QuTiP allows for solving the dynamics of Hamiltonians with (almost) arbitrary time-dependence, including collapse operators.
Time-dependent problems can be automatically compiled into C++-code at run-time for increased performance.
Takes advantage of the multiple processing cores found in essentially all modern computers.
QuTiP was designed from the start to require a minimal learning curve for those users who have experience using the popular quantum optics toolbox by Sze M. Tan.
Includes the ability to create high-quality plots, and animations, using the excellent Matplotlib package.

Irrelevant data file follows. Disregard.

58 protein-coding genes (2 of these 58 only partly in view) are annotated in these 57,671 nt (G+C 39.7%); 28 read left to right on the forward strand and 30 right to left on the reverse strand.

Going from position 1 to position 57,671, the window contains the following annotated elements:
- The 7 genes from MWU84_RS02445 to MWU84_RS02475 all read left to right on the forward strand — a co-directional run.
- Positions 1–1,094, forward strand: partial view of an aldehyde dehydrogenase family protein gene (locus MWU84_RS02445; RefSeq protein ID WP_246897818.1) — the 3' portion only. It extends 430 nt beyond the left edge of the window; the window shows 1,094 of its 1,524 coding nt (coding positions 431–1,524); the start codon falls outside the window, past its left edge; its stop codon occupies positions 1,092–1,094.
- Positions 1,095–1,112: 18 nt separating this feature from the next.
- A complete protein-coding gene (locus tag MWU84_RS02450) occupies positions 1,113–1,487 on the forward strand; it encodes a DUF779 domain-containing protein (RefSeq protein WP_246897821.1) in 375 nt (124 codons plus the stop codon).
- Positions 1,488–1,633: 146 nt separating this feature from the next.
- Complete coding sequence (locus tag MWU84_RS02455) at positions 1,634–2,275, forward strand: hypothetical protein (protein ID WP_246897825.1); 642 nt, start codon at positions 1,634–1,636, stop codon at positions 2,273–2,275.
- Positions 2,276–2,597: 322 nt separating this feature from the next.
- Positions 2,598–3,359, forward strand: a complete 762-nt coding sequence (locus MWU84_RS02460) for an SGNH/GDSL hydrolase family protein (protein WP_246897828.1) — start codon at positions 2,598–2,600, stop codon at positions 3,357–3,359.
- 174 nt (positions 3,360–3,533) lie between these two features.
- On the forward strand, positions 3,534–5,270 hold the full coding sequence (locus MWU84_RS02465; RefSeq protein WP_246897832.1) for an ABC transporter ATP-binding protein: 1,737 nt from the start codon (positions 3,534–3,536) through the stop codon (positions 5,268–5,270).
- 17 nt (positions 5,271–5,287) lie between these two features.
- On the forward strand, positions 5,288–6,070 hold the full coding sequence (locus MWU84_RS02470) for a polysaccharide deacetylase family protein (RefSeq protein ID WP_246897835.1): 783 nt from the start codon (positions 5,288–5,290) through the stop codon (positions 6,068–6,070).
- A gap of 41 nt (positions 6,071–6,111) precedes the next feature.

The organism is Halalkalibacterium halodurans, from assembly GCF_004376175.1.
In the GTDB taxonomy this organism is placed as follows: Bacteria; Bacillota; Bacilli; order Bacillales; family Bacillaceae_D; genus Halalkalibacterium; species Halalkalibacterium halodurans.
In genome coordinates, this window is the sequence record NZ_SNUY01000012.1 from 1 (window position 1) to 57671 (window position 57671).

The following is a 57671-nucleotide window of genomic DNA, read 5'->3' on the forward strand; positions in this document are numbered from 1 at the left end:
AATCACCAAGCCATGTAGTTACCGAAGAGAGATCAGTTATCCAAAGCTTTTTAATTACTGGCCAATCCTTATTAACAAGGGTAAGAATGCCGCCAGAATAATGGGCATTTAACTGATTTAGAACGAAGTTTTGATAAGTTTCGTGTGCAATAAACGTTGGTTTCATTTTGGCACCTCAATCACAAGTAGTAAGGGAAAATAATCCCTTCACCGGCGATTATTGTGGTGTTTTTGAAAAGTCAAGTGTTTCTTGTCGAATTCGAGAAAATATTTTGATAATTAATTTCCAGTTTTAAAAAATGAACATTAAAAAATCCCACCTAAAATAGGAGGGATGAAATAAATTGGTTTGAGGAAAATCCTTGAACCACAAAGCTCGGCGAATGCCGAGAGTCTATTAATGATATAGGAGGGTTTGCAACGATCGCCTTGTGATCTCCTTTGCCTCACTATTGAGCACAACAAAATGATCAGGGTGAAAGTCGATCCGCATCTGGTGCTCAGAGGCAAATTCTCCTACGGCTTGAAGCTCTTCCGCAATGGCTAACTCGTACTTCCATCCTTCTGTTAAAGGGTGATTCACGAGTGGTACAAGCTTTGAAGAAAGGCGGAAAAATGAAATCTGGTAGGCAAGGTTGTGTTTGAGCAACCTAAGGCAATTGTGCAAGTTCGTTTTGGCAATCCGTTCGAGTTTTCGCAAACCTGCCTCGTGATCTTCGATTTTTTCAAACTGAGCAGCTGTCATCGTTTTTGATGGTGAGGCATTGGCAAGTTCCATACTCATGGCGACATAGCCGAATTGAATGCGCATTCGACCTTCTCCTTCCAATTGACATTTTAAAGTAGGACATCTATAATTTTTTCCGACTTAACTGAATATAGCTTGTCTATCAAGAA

For detailed information about new features of each release of QuTiP, see the Change Log.
Several libraries depend on QuTiP heavily making QuTiP a super-library
Libraries Using QuTiP¶
Several libraries rely on QuTiP for quantum physics or quantum information processing. Some of them are:
Krotov focuses on the python implementation of Krotov’s method for quantum optimal control
pyEPR interfaces classical distributed microwave analysis with that of quantum structures and hamiltonians by providing easy to use analysis function and automation for the design of quantum chips
scQubits is a Python library which provides a convenient way to simulate superconducting qubits by providing an interface to QuTiP
SimulaQron is a distributed simulation of the end nodes in a quantum internet with the specific goal to explore application development
QInfer is a library for working with sequential Monte Carlo methods for parameter estimation in quantum information